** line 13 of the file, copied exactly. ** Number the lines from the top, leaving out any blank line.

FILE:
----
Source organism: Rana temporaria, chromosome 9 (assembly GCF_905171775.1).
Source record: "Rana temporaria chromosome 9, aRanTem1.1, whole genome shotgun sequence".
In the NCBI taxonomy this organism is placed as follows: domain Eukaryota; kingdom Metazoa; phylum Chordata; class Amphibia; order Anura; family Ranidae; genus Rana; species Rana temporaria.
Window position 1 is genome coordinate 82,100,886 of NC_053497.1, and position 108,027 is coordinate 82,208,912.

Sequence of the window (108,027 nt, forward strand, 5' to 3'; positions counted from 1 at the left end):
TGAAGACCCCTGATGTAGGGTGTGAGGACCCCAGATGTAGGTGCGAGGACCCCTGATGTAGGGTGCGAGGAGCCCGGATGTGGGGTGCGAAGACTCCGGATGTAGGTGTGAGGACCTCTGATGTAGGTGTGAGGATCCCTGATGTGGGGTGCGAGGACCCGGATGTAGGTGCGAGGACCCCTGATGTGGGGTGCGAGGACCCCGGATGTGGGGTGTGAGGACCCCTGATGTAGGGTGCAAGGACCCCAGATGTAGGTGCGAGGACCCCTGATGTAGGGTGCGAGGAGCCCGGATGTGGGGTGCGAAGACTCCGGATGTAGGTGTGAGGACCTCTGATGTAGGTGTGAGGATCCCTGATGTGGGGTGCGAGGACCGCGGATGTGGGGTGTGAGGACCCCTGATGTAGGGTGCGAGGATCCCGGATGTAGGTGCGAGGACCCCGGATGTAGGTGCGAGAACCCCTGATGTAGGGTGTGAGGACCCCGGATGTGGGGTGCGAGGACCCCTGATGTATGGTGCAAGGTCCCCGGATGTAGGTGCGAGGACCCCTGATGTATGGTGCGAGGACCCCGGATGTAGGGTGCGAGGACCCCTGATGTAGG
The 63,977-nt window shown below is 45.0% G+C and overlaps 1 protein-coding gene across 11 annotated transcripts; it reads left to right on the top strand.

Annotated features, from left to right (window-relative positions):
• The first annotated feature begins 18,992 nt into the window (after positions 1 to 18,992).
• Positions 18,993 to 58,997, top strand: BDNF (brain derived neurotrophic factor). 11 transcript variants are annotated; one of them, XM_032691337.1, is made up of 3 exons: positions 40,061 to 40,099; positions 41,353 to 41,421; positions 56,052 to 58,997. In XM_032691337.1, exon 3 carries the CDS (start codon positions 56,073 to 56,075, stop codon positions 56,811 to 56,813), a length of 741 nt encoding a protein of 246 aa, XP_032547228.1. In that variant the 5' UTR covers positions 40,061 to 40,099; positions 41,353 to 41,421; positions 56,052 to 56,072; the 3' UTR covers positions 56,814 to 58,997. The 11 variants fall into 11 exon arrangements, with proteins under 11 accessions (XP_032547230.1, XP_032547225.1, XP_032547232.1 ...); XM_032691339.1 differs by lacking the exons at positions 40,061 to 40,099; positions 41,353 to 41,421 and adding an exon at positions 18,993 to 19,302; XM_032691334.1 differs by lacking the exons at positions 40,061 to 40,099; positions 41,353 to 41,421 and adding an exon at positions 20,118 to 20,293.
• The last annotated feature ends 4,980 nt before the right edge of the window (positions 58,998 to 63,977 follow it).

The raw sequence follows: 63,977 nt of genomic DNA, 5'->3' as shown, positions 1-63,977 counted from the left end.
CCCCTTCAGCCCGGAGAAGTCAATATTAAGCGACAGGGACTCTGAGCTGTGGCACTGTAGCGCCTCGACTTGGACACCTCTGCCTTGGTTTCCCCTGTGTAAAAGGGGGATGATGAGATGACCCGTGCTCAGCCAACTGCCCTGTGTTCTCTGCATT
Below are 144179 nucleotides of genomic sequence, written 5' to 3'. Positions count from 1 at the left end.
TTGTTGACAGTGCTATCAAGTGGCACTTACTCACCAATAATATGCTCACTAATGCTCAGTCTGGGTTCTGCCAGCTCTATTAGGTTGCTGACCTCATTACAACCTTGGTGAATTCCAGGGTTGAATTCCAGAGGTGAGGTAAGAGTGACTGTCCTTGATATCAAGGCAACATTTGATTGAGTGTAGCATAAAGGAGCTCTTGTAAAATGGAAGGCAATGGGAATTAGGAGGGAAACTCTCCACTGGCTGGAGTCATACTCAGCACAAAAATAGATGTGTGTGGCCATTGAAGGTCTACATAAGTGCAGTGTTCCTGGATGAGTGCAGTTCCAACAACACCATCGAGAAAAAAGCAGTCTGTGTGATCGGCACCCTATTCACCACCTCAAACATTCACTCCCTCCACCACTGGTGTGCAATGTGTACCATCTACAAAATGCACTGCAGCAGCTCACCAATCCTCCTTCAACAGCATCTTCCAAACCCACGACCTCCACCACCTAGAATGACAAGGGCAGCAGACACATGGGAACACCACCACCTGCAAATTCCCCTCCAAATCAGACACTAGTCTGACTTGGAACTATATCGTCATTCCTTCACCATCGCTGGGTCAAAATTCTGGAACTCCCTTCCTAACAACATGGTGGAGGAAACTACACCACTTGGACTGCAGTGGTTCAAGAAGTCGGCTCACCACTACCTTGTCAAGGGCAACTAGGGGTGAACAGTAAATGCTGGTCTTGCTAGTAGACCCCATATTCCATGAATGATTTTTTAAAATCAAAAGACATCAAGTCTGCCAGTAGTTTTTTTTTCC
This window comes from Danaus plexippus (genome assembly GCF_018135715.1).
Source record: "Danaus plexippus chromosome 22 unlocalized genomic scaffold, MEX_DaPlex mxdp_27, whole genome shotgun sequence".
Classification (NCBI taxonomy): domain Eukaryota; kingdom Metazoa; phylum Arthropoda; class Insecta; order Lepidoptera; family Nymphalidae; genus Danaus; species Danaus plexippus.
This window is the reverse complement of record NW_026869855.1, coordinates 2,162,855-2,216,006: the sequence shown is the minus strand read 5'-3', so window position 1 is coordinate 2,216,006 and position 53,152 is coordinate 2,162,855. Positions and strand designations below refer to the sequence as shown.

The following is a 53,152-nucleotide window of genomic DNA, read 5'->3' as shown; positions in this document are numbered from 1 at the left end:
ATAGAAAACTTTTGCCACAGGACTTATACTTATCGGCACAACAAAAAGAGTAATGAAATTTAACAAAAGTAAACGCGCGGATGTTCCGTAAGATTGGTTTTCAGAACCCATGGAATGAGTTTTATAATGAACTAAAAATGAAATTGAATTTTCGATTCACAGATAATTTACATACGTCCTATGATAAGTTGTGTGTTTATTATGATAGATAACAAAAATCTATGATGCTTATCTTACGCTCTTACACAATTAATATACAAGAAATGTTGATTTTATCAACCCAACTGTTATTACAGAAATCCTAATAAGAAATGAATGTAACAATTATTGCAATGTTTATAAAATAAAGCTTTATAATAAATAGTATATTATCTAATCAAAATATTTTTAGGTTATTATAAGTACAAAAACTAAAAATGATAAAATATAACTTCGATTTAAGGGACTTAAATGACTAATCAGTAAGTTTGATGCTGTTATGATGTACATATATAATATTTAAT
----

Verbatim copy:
CCCCTTCAGCCCGGAGAAGTCAATATTAAGCGACAGGGACTCTGAGCTGTGGCACTGTAGCGCCTCGACTTGGACACCTCTGCCTTGGTTTCCCCTGTGTAAAAGGGGGATGATGAGATGACCCGTGCTCAGCCAACTGCCCTGTGTTCTCTGCATT